God loves us. If I preach nothing else, know that we are loved by God, and that His love has the power to transform us, you and me, and the entire world, if we would only let Him. The world is sick and hungry, and the remedy is Jesus Christ, who came as a baby in Bethlehem, and who will come again as our Saviour and our Judge, a Judge who offers us pardon and peace, a peace which surpasses all understanding. 

‘And we, what shall we do?’ (Luke 3:14 ESV) John the Baptist is clear, be honest, don’t be greedy, don’t sin. Instead be loving and generous: put that love into practice in your lives and live out your faith. We have in Christ an example of how God has been generous towards us, so we are called to be generous in return. We are called to be a generous and forgiving church, a place of healing and reconciliation, which manifests God’s love to the world, and offers salvation to all who turn to Christ. ‘And I will save the lame and gather the outcast, and I will change their shame into praise and renown in all the earth.’ (Zephaniah 3:19 ESV) God longs to heal the lameness of our sin, to take outcast humanity and gather it into the feast of the Kingdom, to clothe us in a garment of praise and thanksgiving, which is the garment of our Baptism, when we put on Christ. He longs to feed us with Himself, so that we might be nourished by Him, and have life in Him, healed by Him, and given the promise of eternal life. This is the hope which Advent brings, and it is the cause of our JOY.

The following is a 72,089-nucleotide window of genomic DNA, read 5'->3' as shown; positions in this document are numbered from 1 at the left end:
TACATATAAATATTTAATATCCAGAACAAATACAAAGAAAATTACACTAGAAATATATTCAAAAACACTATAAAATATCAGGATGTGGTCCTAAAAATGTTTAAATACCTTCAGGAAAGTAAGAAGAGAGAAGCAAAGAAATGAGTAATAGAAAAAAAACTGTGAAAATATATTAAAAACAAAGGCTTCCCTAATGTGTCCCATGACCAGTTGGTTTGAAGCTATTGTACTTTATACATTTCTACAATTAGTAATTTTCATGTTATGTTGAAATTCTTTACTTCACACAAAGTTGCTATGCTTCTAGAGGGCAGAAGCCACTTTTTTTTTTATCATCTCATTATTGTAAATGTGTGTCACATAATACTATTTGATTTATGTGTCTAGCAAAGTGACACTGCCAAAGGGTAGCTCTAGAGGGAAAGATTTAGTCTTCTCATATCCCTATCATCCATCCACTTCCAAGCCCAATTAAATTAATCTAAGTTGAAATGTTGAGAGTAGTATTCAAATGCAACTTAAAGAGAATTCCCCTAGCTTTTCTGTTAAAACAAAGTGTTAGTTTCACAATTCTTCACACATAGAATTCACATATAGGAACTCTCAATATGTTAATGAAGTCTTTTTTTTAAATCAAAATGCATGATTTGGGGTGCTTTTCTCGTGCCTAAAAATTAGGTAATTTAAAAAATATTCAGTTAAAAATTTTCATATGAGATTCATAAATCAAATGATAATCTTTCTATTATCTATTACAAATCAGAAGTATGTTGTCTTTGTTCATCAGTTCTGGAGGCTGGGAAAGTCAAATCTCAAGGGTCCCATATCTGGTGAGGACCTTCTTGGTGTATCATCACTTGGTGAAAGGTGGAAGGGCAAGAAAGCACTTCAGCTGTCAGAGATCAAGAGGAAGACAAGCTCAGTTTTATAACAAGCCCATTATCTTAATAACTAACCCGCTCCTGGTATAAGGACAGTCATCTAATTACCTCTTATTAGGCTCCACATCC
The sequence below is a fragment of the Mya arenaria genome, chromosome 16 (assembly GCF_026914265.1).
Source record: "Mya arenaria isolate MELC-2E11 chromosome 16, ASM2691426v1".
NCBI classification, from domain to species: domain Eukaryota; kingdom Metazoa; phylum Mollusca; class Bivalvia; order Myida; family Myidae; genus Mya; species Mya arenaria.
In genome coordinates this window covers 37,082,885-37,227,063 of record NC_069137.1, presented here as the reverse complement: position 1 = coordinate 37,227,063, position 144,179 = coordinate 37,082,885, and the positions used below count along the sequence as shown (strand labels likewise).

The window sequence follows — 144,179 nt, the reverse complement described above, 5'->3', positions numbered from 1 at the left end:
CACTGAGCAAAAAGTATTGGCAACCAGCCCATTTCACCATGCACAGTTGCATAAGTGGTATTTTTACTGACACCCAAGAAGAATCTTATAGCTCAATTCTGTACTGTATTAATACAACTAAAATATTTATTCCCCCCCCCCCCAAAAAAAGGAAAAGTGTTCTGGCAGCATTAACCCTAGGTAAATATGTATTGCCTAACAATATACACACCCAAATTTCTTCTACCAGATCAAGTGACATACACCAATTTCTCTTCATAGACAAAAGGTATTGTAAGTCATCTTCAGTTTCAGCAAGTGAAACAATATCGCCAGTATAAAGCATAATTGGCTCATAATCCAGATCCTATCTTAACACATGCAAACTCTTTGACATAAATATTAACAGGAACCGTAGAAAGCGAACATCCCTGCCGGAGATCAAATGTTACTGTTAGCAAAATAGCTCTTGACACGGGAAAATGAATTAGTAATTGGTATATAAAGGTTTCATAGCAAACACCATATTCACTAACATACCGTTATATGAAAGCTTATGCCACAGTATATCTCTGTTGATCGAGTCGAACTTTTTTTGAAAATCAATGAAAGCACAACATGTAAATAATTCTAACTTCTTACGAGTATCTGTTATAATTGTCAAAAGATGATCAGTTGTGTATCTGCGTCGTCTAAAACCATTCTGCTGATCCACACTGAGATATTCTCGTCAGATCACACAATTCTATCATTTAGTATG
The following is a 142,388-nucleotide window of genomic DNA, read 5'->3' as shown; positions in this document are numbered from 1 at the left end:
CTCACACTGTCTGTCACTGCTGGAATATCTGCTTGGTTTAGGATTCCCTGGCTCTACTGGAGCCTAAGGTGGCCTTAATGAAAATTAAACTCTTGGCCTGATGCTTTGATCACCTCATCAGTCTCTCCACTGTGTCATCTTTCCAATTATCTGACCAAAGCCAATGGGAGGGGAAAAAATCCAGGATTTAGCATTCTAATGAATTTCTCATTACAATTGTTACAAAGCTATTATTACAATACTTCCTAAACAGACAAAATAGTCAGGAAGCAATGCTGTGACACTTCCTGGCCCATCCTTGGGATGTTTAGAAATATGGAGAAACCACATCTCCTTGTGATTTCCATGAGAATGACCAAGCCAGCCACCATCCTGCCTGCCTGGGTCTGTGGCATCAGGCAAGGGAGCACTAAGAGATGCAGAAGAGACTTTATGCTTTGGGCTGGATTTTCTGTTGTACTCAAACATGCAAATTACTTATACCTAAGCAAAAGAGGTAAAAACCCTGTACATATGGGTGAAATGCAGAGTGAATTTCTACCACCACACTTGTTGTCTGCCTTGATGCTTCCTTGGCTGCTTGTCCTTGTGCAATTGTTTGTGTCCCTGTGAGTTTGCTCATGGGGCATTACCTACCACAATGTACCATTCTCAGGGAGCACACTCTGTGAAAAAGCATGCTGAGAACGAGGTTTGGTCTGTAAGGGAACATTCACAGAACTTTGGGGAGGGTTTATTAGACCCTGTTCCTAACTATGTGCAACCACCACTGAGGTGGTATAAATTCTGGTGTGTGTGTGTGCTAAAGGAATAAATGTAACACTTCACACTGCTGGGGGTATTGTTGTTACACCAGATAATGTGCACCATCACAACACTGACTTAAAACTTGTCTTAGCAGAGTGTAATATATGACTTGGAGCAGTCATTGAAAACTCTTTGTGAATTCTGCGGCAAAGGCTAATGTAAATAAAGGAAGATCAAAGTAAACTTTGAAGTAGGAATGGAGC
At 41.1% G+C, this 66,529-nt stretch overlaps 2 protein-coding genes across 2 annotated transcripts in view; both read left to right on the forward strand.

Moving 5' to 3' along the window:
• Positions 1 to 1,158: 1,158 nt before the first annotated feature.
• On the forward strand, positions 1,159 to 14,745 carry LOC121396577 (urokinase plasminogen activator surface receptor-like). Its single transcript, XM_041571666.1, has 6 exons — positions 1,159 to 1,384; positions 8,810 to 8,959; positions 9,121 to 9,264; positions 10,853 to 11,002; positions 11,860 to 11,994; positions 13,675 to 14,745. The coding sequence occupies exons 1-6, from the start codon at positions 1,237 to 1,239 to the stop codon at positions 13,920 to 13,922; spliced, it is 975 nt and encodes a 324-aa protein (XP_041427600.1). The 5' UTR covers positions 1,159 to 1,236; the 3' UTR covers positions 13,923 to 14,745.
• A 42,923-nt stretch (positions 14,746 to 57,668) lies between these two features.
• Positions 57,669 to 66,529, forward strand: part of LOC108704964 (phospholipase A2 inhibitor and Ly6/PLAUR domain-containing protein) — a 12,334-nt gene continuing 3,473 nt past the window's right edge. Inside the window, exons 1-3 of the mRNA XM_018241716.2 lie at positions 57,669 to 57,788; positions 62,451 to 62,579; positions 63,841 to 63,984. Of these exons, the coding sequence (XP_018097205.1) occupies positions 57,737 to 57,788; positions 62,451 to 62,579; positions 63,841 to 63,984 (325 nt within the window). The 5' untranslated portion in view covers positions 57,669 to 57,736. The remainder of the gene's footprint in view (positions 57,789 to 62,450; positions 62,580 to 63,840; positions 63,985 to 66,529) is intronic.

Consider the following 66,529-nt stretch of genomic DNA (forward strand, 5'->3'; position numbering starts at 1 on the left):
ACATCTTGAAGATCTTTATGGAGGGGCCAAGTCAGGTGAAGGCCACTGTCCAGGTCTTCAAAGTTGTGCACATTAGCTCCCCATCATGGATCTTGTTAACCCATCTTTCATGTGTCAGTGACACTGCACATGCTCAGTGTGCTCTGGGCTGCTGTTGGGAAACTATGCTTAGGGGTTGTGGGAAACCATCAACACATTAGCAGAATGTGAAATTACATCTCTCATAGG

Christians are joyful because we know what God has done for us, and He is the source of our joy.  We can trust Him, and His joy is everlasting. Unlike the things of this world, which are fleeting, and do not last, God’s joy, His love, and His faithfulness are everlasting. We know this through Christ, who came that we might have joy, and have it to the full: ‘As the Father has loved me, so have I loved you. Abide in my love. If you keep my commandments, you will abide in my love, just as I have kept my Father’s commandments and abide in his love. These things I have spoken to you, that my joy may be in you, and that your joy may be full.’ (Jn 15:9-11 ESV)  This Advent let us listen to what Jesus says, and do it, following His commandments, living out our faith in our lives, and encourage others so to do. So that that the world may come to believe and give glory to God the Father, God the Son, and God the Holy Spirit, to whom be ascribed as is most right and just, all might, majesty, glory, dominion, and power, now and forever.